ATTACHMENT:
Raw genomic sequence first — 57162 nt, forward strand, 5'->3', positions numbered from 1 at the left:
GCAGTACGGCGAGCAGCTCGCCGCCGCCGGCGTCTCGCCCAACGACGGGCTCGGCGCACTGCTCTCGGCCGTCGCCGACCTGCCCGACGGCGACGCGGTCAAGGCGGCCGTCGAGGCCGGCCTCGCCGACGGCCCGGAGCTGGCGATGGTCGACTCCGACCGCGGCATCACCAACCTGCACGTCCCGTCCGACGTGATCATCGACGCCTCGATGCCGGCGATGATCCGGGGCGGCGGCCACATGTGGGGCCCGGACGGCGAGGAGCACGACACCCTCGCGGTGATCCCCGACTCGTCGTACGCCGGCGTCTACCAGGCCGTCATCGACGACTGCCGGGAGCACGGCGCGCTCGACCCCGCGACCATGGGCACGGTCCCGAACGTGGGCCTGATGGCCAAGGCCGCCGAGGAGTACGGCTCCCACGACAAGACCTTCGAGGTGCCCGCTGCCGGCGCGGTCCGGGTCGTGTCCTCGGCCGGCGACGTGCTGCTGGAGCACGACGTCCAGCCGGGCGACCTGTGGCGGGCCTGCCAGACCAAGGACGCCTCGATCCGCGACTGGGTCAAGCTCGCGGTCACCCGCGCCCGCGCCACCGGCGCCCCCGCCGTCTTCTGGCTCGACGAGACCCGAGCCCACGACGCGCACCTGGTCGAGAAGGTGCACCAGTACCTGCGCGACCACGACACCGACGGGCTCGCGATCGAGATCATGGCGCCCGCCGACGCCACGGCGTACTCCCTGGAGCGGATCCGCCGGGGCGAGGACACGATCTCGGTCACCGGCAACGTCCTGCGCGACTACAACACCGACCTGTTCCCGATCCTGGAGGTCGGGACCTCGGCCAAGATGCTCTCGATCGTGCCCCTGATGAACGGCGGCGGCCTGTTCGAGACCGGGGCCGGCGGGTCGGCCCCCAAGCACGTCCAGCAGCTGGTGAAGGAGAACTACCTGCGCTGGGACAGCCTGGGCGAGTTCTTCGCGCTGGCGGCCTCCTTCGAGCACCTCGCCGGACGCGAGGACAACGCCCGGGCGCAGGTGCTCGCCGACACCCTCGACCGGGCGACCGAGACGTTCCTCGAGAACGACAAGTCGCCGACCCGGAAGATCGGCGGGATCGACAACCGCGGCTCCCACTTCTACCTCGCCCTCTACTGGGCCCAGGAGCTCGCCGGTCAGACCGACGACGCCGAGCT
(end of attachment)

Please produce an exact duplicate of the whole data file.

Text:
Raw genomic sequence first — 57162 nt, forward strand, 5'->3', positions numbered from 1 at the left:
GCAGTACGGCGAGCAGCTCGCCGCCGCCGGCGTCTCGCCCAACGACGGGCTCGGCGCACTGCTCTCGGCCGTCGCCGACCTGCCCGACGGCGACGCGGTCAAGGCGGCCGTCGAGGCCGGCCTCGCCGACGGCCCGGAGCTGGCGATGGTCGACTCCGACCGCGGCATCACCAACCTGCACGTCCCGTCCGACGTGATCATCGACGCCTCGATGCCGGCGATGATCCGGGGCGGCGGCCACATGTGGGGCCCGGACGGCGAGGAGCACGACACCCTCGCGGTGATCCCCGACTCGTCGTACGCCGGCGTCTACCAGGCCGTCATCGACGACTGCCGGGAGCACGGCGCGCTCGACCCCGCGACCATGGGCACGGTCCCGAACGTGGGCCTGATGGCCAAGGCCGCCGAGGAGTACGGCTCCCACGACAAGACCTTCGAGGTGCCCGCTGCCGGCGCGGTCCGGGTCGTGTCCTCGGCCGGCGACGTGCTGCTGGAGCACGACGTCCAGCCGGGCGACCTGTGGCGGGCCTGCCAGACCAAGGACGCCTCGATCCGCGACTGGGTCAAGCTCGCGGTCACCCGCGCCCGCGCCACCGGCGCCCCCGCCGTCTTCTGGCTCGACGAGACCCGAGCCCACGACGCGCACCTGGTCGAGAAGGTGCACCAGTACCTGCGCGACCACGACACCGACGGGCTCGCGATCGAGATCATGGCGCCCGCCGACGCCACGGCGTACTCCCTGGAGCGGATCCGCCGGGGCGAGGACACGATCTCGGTCACCGGCAACGTCCTGCGCGACTACAACACCGACCTGTTCCCGATCCTGGAGGTCGGGACCTCGGCCAAGATGCTCTCGATCGTGCCCCTGATGAACGGCGGCGGCCTGTTCGAGACCGGGGCCGGCGGGTCGGCCCCCAAGCACGTCCAGCAGCTGGTGAAGGAGAACTACCTGCGCTGGGACAGCCTGGGCGAGTTCTTCGCGCTGGCGGCCTCCTTCGAGCACCTCGCCGGACGCGAGGACAACGCCCGGGCGCAGGTGCTCGCCGACACCCTCGACCGGGCGACCGAGACGTTCCTCGAGAACGACAAGTCGCCGACCCGGAAGATCGGCGGGATCGACAACCGCGGCTCCCACTTCTACCTCGCCCTCTACTGGGCCCAGGAGCTCGCCGGTCAGACCGACGACGCCGAGCT